He’s going to have a good chew on the marrow and it gives him something to hold, he said.
You don’t give chicken bones to cats and they’re about the same size, is all I’m saying, I said.
I impounded the bone.
We drank flat white coffees, and Ray noticed me looking at the blurry blue tattoo on his forearm.
Love to live,
live to love,

it said.
I wrote that when I was fifteen, Ray said.
I looked out the window at the guy still standing beside his bike, fidgeting with the chin-strap on his helmet.
We had to go meet a mate of Ray’s about some business or other. The mate pulled up in a yellow van and I fed the baby grapes and crisps as the two men got out and talked by the side of the road. Ray’s mate came over and leaned into our window and ignored me completely and smiled at the baby and asked the little fella how he was doing. I liked that.
The van’s sliding door scraped open and three kids got out; a boy and a girl in their early teens, and another boy a few years younger. The two older kids lit up cigarettes and after a while when his dad wasn’t looking I saw the younger boy taking a puff too. The kids scavenged in the tall grass beside the van and the truck and one of them ran up to show their dad something.
Look, we found a mull tin, Dad, the kid said.
Behind him, his sister grinned in a fake-logo teeshirt that said HORNY GIRL where it should say TOMMY GIRL. The dad proceeded to tell me about his kids, how they were clever, and found stuff all the time. How they’d found a safe with fifteen thousand dollars in it a while back and do you know what they did? They called the bloody cops! The cops had been dark with them, apparently, told ‘em off for being somewhere they shouldn’t.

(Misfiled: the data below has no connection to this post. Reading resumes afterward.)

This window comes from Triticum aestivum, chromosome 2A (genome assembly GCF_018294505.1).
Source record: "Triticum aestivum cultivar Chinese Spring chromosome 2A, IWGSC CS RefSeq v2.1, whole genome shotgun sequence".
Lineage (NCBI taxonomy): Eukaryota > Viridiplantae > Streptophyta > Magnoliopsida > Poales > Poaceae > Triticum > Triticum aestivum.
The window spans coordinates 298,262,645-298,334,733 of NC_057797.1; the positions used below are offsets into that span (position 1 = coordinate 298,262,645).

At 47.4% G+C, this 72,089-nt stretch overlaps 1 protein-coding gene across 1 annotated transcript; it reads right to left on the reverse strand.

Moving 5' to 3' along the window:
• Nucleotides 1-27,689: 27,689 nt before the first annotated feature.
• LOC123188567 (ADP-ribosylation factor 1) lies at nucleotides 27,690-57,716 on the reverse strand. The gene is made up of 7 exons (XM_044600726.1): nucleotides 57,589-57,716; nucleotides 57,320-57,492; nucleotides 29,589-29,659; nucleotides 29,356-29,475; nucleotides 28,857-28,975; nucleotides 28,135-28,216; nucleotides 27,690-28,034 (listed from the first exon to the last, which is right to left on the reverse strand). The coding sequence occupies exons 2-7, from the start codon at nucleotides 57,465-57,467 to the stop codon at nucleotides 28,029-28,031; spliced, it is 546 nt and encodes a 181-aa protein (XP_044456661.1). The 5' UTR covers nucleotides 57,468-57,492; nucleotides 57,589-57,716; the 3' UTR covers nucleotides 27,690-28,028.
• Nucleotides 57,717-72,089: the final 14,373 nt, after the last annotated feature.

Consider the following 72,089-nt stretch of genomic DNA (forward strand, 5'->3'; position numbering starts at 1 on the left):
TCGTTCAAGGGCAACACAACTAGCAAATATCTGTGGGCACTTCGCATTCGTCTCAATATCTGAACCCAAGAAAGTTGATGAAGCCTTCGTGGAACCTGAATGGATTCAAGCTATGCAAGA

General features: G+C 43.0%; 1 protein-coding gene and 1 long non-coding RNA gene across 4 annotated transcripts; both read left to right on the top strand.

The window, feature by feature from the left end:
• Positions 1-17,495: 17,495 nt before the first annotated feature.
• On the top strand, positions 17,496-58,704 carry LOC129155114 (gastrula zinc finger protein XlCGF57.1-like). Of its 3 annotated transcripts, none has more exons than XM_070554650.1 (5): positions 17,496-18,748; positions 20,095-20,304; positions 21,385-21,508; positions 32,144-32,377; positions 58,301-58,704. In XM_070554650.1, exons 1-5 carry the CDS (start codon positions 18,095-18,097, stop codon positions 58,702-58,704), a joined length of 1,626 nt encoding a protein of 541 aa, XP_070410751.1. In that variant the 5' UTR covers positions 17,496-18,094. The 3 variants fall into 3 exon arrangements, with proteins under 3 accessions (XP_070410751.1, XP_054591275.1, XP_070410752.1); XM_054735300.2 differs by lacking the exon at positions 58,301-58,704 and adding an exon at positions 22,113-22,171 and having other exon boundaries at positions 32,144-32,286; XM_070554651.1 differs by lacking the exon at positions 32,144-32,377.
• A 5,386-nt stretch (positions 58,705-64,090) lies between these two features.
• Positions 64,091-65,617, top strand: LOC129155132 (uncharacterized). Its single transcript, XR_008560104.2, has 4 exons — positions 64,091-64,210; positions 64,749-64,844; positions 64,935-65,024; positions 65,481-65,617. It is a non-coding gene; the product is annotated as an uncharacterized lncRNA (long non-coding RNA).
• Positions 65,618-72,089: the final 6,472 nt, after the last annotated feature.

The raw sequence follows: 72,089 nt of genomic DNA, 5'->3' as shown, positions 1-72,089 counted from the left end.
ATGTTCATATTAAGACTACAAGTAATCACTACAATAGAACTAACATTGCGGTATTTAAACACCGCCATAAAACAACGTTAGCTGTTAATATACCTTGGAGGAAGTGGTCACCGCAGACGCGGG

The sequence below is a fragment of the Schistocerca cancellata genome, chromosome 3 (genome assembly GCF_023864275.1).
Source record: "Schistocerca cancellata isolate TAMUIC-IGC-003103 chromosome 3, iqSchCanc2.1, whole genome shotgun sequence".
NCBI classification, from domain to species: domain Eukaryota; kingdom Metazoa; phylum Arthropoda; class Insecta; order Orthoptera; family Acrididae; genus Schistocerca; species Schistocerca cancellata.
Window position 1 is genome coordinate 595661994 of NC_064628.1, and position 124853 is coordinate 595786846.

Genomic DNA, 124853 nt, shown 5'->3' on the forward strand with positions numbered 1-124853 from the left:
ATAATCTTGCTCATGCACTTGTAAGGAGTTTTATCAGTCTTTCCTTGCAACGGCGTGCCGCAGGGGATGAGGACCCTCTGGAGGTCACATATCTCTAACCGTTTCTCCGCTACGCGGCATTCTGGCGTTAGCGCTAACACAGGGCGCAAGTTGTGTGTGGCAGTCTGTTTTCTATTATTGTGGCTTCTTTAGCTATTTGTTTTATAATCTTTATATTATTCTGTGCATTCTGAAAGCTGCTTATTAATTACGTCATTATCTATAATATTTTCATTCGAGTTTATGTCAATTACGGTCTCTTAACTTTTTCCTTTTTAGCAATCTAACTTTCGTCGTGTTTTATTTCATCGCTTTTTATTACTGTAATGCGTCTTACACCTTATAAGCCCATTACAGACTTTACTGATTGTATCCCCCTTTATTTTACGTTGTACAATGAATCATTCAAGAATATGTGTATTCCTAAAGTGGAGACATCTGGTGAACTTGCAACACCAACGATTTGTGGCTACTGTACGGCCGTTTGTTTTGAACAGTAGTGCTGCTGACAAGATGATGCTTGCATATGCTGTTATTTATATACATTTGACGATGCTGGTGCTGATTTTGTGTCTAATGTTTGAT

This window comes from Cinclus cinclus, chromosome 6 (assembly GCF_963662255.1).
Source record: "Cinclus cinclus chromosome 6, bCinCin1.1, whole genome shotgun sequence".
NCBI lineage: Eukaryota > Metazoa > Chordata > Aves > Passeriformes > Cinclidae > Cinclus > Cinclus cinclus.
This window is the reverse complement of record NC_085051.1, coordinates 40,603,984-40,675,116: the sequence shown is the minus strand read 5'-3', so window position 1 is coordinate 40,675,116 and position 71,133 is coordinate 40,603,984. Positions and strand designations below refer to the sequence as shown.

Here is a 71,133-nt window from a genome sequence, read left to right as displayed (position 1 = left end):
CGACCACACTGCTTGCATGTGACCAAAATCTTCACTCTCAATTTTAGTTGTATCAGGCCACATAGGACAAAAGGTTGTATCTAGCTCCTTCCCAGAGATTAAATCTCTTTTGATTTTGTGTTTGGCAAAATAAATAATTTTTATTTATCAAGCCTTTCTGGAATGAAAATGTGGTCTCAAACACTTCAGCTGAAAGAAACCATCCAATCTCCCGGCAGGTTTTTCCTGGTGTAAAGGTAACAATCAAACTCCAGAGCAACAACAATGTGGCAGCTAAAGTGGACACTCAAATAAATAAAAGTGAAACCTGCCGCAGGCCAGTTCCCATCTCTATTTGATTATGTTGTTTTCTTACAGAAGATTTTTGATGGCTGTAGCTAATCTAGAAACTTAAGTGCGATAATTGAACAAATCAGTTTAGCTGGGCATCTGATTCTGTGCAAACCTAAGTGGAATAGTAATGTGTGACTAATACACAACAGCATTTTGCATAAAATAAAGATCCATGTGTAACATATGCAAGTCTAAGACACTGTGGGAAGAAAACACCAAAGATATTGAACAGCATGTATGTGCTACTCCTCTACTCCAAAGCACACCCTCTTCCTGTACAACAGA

I wouldnt’ve bloody said anything, the man laughed.
Later, in the car driving home, Ray said you should see his wife, that his wife was incredibly beautiful, and that they were a strange match for that.
I dunno, I said. I said, he was attractive, in his own way.
It had been his smile. And that probably had something to do with his unseen, beautiful wife.
I looked at Ray and wished that I wanted to kiss him, because he has such a sweet nature and a good heart. I already told him weeks ago I wasn’t looking for anything except friendship. We're just along with him today for company, and so the kid can meet Foxy, the little horse.
A song started playing on the radio in the car and I said this song used to be everywhere. I was about to add it was Sheryl Bird when the announcer said it was Sheryl Crow.
All I wanna do, is have some fun
until the sun comes up over
Santa Monica Boulevarde

Just as we were singing it we were nearly home, driving off the bridge between the twin towns, and the sunset was behind us so everything had a gaudy pink-orange glow and for a second it felt like it could’ve just passed for a Santa Monica Boulevarde. One with chicken take-aways and licensed real estates and icecream parlours and cheap shoe shops and the Salvos, and us driving through it in a big old American pick-up truck with my baby asleep between us.

Thursday, May 12, 2005